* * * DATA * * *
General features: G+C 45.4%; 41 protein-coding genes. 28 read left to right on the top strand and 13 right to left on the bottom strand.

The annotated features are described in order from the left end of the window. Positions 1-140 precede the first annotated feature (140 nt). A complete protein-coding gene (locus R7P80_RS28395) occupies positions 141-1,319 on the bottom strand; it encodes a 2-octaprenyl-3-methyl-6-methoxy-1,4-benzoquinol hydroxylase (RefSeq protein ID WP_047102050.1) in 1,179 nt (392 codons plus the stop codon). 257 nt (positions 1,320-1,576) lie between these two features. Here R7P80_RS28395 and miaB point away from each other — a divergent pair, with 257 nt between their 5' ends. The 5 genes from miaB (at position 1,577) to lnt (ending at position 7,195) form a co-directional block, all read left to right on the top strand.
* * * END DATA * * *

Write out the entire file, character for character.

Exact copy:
General features: G+C 45.4%; 41 protein-coding genes. 28 read left to right on the top strand and 13 right to left on the bottom strand.

The annotated features are described in order from the left end of the window. Positions 1-140 precede the first annotated feature (140 nt). A complete protein-coding gene (locus R7P80_RS28395) occupies positions 141-1,319 on the bottom strand; it encodes a 2-octaprenyl-3-methyl-6-methoxy-1,4-benzoquinol hydroxylase (RefSeq protein ID WP_047102050.1) in 1,179 nt (392 codons plus the stop codon). 257 nt (positions 1,320-1,576) lie between these two features. Here R7P80_RS28395 and miaB point away from each other — a divergent pair, with 257 nt between their 5' ends. The 5 genes from miaB (at position 1,577) to lnt (ending at position 7,195) form a co-directional block, all read left to right on the top strand.